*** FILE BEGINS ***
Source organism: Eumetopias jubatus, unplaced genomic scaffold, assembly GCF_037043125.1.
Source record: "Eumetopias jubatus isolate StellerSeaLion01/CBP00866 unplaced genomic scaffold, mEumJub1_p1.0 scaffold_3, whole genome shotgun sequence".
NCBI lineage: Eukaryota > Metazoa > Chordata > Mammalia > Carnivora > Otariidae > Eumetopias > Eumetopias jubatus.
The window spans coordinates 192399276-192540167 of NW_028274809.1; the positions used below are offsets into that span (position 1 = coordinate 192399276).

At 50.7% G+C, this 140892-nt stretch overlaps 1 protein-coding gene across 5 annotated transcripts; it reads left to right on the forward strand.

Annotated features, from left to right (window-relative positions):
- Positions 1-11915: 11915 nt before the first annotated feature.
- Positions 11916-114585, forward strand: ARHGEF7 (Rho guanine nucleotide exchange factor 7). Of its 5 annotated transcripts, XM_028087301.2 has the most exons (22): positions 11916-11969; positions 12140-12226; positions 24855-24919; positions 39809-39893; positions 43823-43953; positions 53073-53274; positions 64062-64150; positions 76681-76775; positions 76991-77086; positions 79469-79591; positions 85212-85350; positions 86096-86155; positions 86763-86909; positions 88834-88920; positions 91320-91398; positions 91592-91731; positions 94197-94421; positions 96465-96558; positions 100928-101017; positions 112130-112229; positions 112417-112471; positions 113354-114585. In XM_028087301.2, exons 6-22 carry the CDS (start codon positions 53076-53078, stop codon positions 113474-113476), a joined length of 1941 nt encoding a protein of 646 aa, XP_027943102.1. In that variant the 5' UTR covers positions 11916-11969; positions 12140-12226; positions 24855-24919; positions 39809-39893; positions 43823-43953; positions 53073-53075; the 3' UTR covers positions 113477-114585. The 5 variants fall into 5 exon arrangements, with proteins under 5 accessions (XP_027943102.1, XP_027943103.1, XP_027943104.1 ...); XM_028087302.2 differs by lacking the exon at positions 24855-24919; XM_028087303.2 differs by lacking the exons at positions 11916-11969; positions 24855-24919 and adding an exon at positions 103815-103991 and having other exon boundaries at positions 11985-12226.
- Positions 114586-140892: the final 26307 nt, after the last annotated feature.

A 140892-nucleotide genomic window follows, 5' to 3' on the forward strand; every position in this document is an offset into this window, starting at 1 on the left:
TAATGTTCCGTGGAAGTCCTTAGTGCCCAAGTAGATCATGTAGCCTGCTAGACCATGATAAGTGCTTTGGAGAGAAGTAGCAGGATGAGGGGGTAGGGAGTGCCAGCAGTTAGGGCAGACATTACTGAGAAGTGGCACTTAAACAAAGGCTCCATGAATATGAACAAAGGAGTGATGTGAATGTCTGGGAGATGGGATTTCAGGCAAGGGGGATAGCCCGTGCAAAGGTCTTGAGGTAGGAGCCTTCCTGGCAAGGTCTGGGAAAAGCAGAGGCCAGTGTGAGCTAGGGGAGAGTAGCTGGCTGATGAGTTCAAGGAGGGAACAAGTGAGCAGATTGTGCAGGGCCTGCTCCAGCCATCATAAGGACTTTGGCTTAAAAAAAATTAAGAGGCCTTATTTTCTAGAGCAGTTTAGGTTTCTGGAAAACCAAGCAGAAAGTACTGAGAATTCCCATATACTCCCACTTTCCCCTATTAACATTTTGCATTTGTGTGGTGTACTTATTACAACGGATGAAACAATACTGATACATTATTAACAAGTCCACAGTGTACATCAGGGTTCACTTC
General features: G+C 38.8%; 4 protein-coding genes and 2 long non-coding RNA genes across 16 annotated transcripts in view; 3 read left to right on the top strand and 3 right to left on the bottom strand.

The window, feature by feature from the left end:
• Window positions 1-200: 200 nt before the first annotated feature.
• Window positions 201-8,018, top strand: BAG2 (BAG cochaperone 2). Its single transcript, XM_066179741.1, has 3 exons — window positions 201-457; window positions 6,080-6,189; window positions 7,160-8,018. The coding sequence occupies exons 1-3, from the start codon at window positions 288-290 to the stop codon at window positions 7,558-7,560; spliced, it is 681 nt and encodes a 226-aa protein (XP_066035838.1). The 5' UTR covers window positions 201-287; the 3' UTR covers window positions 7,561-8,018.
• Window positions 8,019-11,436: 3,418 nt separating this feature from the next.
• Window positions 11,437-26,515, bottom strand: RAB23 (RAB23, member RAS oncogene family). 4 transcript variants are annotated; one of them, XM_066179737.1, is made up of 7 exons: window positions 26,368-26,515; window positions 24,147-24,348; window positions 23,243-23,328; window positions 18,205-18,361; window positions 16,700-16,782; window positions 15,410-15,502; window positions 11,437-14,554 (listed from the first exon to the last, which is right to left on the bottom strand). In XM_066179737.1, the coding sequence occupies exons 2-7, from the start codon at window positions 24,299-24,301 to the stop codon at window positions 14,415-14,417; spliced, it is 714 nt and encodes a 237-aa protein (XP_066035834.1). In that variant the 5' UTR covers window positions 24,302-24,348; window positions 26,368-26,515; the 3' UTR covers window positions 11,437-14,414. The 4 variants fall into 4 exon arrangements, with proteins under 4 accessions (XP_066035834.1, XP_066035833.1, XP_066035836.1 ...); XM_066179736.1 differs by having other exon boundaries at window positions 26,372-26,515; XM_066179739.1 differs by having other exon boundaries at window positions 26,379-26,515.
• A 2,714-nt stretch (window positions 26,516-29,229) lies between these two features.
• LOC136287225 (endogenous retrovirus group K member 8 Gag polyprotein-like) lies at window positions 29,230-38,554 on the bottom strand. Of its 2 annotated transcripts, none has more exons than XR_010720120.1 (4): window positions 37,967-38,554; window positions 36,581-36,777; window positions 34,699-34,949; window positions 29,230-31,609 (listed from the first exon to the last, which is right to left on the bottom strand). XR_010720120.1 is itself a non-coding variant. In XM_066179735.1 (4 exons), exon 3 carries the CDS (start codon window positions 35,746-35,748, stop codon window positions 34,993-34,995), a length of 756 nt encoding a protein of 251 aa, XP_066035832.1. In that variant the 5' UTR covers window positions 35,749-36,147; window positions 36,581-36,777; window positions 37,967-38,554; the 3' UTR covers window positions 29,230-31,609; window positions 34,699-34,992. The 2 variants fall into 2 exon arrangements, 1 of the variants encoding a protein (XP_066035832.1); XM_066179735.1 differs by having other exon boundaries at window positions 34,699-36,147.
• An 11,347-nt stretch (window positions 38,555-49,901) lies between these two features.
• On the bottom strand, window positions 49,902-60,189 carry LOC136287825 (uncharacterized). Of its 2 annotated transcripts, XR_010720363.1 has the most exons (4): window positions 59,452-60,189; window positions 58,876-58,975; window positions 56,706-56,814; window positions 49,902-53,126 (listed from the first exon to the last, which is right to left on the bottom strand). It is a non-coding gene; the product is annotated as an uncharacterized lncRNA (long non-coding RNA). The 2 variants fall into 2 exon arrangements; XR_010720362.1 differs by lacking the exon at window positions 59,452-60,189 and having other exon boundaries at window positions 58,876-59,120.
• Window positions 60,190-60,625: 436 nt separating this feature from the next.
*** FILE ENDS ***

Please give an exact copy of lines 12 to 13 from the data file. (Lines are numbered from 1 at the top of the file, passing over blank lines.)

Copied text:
General features: G+C 38.8%; 4 protein-coding genes and 2 long non-coding RNA genes across 16 annotated transcripts in view; 3 read left to right on the top strand and 3 right to left on the bottom strand.

The window, feature by feature from the left end: